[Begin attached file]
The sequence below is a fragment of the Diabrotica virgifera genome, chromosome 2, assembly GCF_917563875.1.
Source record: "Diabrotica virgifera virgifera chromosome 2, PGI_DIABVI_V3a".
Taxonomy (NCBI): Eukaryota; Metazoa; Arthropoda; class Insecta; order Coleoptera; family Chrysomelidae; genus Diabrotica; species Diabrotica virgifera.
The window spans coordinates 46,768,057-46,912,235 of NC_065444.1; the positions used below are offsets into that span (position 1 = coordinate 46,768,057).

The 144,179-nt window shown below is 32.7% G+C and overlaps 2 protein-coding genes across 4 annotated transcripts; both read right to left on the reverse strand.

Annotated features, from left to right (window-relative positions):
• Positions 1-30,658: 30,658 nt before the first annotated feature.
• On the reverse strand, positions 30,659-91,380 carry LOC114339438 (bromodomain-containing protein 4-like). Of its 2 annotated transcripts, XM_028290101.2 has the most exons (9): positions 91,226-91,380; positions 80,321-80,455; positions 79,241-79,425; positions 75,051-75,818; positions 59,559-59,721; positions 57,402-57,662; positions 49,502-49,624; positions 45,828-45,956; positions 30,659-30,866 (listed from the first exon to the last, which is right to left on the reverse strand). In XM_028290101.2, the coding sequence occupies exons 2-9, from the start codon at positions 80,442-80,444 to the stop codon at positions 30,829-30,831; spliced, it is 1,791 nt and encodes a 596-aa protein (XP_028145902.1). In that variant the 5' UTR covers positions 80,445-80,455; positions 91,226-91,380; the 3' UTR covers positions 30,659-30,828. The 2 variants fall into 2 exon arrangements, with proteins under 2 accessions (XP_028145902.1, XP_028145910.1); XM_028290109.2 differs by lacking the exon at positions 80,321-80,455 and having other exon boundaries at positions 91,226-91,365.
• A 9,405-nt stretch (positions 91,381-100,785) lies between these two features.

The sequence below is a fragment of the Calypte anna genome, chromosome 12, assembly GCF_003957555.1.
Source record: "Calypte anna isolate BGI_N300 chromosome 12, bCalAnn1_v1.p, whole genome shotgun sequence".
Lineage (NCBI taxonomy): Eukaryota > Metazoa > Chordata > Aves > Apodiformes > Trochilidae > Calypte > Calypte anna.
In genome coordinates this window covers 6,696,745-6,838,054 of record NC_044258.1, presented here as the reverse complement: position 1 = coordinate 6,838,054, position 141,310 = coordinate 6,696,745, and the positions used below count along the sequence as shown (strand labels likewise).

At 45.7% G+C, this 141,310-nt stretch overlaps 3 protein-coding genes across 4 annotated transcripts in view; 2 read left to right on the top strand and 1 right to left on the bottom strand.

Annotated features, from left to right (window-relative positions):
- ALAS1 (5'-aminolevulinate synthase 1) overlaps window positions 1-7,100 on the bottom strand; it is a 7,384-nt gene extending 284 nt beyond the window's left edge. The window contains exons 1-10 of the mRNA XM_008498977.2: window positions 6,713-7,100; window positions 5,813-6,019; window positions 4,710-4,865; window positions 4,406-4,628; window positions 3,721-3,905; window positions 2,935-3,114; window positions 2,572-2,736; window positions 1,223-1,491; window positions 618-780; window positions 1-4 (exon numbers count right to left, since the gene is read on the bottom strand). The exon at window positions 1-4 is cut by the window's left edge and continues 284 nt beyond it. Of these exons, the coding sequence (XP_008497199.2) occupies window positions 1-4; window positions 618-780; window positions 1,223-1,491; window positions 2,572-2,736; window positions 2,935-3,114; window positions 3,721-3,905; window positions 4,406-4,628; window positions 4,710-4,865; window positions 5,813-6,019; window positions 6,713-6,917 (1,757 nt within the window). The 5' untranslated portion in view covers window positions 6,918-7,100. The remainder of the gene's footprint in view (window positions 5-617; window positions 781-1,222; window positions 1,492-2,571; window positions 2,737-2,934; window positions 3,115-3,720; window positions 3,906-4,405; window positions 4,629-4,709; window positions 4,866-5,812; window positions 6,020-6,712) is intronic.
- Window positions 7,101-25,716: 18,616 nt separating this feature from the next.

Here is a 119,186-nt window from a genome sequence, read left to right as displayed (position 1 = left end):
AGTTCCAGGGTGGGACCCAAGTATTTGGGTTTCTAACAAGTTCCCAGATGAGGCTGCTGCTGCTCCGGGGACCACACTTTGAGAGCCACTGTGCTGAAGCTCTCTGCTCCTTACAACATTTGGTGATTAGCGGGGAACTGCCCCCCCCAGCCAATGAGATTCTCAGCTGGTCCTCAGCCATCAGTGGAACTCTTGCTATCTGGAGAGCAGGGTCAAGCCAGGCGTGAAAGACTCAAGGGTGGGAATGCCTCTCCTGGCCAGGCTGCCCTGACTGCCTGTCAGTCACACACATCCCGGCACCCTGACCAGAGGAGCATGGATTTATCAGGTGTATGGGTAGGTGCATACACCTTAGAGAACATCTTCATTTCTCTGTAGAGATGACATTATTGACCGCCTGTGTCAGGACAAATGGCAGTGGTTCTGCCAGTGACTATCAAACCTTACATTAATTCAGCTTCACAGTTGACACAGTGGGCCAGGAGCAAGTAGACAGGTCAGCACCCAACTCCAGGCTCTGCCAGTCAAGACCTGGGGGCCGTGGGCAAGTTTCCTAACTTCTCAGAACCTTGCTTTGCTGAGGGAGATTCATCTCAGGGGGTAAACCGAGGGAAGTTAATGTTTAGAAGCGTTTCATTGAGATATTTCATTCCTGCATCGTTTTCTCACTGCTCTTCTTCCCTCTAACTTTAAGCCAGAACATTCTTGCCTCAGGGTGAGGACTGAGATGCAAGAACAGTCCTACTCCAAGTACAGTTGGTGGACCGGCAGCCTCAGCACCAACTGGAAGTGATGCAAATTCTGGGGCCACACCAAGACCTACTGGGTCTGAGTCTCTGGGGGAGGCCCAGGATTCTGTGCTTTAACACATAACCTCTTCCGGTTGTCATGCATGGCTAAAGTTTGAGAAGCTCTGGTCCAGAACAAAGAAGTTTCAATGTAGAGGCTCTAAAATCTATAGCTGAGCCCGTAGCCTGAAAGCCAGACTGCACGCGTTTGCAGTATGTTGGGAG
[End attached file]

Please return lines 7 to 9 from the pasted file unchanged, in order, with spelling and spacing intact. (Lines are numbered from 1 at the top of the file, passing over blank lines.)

• Positions 1-30,658: 30,658 nt before the first annotated feature.
• On the reverse strand, positions 30,659-91,380 carry LOC114339438 (bromodomain-containing protein 4-like). Of its 2 annotated transcripts, XM_028290101.2 has the most exons (9): positions 91,226-91,380; positions 80,321-80,455; positions 79,241-79,425; positions 75,051-75,818; positions 59,559-59,721; positions 57,402-57,662; positions 49,502-49,624; positions 45,828-45,956; positions 30,659-30,866 (listed from the first exon to the last, which is right to left on the reverse strand). In XM_028290101.2, the coding sequence occupies exons 2-9, from the start codon at positions 80,442-80,444 to the stop codon at positions 30,829-30,831; spliced, it is 1,791 nt and encodes a 596-aa protein (XP_028145902.1). In that variant the 5' UTR covers positions 80,445-80,455; positions 91,226-91,380; the 3' UTR covers positions 30,659-30,828. The 2 variants fall into 2 exon arrangements, with proteins under 2 accessions (XP_028145902.1, XP_028145910.1); XM_028290109.2 differs by lacking the exon at positions 80,321-80,455 and having other exon boundaries at positions 91,226-91,365.
• A 9,405-nt stretch (positions 91,381-100,785) lies between these two features.